Wednesday, January 14, 2009

Recruiting Strategies

In uncertain economic times the quality of a school's faculty matters more than ever, and the conditions of 2009 should occasion that smartest, most intentional hiring season ever. Whether the school is looking for one teacher or many, thoughtful recruiting--based on the hiring self-study recommended in a previous post as well as on the specific need--will increase the probability of bringing in appropriate candidates who, as teacher, will be able to deliver to students the programs on whose quality the school's reputation and well-being will depend.

Smart recruiting is mission-driven. The qualities of prospective teachers should match the stated and lived values and purposes of the school. Therefore, schools ought to think carefully about where they begin to post positions and cast their nets in search of candidates who will be good matches. No school should rely exclusively on agencies and hiring fairs to meet their needs, although these can be great sources of outstanding candidates; neither should schools automatically table applications that come in "out of the blue." Agencies, incidentally, are more than willing to work very closely with schools to match candidates, and whoever is in charge of a school's hiring should not be afraid to push agency contacts in search of the best people.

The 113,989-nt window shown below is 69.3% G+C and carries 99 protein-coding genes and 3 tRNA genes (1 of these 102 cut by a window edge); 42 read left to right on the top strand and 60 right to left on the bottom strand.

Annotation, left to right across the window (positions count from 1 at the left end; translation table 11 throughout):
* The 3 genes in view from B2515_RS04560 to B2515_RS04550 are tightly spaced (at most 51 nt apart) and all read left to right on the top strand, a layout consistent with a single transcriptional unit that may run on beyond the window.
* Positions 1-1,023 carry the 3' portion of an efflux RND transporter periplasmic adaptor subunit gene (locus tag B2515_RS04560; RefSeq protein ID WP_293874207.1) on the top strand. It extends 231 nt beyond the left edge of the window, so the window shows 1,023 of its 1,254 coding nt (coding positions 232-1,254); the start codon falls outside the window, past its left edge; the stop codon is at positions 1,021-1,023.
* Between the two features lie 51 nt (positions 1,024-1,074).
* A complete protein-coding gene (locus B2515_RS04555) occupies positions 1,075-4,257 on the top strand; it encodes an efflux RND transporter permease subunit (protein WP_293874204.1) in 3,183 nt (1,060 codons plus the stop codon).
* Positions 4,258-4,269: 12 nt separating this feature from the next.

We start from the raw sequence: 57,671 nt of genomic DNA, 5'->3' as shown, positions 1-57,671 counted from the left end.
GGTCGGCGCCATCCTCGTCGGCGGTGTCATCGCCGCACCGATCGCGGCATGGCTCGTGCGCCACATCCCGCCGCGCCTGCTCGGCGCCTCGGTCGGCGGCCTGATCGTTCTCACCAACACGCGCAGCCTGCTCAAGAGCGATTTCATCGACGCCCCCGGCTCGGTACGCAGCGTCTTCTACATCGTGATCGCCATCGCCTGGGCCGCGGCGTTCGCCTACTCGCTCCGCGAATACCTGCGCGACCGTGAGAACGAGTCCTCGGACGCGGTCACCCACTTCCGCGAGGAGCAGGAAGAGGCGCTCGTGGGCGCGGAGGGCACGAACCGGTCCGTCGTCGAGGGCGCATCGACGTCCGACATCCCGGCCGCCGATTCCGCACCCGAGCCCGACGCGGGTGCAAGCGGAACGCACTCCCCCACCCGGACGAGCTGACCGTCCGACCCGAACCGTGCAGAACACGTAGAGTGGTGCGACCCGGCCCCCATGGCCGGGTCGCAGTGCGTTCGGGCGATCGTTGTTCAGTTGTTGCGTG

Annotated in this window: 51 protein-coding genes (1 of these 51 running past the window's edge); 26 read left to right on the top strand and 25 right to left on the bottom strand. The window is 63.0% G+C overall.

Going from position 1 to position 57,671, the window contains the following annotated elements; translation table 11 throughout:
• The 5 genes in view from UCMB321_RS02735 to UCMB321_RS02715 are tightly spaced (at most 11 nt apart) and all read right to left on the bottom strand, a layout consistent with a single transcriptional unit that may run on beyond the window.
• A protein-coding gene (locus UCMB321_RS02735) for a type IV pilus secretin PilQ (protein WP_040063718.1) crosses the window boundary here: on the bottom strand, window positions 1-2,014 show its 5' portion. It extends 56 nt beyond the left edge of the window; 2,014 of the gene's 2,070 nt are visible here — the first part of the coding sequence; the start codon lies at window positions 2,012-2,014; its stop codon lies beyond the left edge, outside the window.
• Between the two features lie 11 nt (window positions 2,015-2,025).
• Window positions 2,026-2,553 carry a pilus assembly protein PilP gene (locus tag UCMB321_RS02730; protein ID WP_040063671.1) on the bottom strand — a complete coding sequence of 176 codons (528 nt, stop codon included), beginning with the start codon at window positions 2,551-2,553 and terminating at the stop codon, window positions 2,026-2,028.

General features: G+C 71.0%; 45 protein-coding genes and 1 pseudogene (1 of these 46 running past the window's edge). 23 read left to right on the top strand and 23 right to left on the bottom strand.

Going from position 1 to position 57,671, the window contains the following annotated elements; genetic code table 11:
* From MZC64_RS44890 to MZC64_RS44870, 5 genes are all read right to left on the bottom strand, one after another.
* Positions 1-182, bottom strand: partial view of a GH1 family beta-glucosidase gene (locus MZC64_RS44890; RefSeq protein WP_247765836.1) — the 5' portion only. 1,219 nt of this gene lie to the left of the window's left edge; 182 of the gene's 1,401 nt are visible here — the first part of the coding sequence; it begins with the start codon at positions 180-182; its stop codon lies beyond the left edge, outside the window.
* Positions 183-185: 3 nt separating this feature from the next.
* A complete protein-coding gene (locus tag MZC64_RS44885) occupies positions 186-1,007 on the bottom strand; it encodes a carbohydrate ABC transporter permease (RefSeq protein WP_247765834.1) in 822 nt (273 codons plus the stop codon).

In recent years most independent schools have expressed a desire to make diversity an important part of their recruiting efforts, but too often the challenges of a what is often described as a "small pool" force schools to abandon this goal. This is an unfortunate situation that at its worst can breed some cynicism in the school community among those committed to diversity, but any school can make the extra effort needed to expand the reach of its recruiting efforts. At the least, organizations like StrateGenius and NEMNET, which both offer minority placement services, should be consulted at the outset of the hiring season.

To begin with, schools should explore local recruiting resources. Job listings for teaching positions can be posted in local newspapers, and such listings increasingly show up on sites such as Craig's List--it's not crazy to recruit where more and more people actually go looking. If there are local or regional publications where an inexpensive small display ad about "working at St. Basalt's" would attract attention, consider using such an ad as a conduit for contact with the school; this will be most cost-effective in cases where the school is making multiple hires.

In communities or regions with newspapers or on-line publications focused on traditionally underserved populations, want-ads for teaching jobs--even translated into languages other than English, if appropriate--are likely to reach potential candidates who might not be "hooked into" the agency or job fair scene or who might not know about school "jobs" webpages or regional association listing sites. Additionally, such ads are signals to that community that the school is thoughtful about its desire to participate in a multicultural world and sincere in its desire to have a diverse faculty, and such signals can attract new student applicants, as well. (In fact, all teacher-recruiting materials should be considered as having a role in student recruitment, as well.)